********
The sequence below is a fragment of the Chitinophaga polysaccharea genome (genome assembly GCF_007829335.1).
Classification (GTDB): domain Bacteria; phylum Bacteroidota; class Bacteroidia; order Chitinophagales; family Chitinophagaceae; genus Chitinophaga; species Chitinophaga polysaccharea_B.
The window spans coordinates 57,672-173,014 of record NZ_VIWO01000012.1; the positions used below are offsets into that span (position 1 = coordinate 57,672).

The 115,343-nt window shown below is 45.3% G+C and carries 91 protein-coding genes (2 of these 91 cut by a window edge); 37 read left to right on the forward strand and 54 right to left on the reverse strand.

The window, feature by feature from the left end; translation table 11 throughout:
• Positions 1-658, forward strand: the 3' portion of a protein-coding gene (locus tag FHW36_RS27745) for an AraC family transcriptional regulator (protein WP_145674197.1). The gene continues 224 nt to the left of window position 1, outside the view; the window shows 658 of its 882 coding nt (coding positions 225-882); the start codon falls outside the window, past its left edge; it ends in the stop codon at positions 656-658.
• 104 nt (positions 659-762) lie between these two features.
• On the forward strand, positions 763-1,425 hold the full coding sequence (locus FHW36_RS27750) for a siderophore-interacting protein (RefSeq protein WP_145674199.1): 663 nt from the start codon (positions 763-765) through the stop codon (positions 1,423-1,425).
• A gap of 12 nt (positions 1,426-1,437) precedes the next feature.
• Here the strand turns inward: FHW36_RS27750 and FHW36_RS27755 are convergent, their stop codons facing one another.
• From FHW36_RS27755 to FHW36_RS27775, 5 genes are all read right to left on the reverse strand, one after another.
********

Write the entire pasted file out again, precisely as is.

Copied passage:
The sequence below is a fragment of the Chitinophaga polysaccharea genome (genome assembly GCF_007829335.1).
Classification (GTDB): domain Bacteria; phylum Bacteroidota; class Bacteroidia; order Chitinophagales; family Chitinophagaceae; genus Chitinophaga; species Chitinophaga polysaccharea_B.
The window spans coordinates 57,672-173,014 of record NZ_VIWO01000012.1; the positions used below are offsets into that span (position 1 = coordinate 57,672).

The 115,343-nt window shown below is 45.3% G+C and carries 91 protein-coding genes (2 of these 91 cut by a window edge); 37 read left to right on the forward strand and 54 right to left on the reverse strand.

The window, feature by feature from the left end; translation table 11 throughout:
• Positions 1-658, forward strand: the 3' portion of a protein-coding gene (locus tag FHW36_RS27745) for an AraC family transcriptional regulator (protein WP_145674197.1). The gene continues 224 nt to the left of window position 1, outside the view; the window shows 658 of its 882 coding nt (coding positions 225-882); the start codon falls outside the window, past its left edge; it ends in the stop codon at positions 656-658.
• 104 nt (positions 659-762) lie between these two features.
• On the forward strand, positions 763-1,425 hold the full coding sequence (locus FHW36_RS27750) for a siderophore-interacting protein (RefSeq protein WP_145674199.1): 663 nt from the start codon (positions 763-765) through the stop codon (positions 1,423-1,425).
• A gap of 12 nt (positions 1,426-1,437) precedes the next feature.
• Here the strand turns inward: FHW36_RS27750 and FHW36_RS27755 are convergent, their stop codons facing one another.
• From FHW36_RS27755 to FHW36_RS27775, 5 genes are all read right to left on the reverse strand, one after another.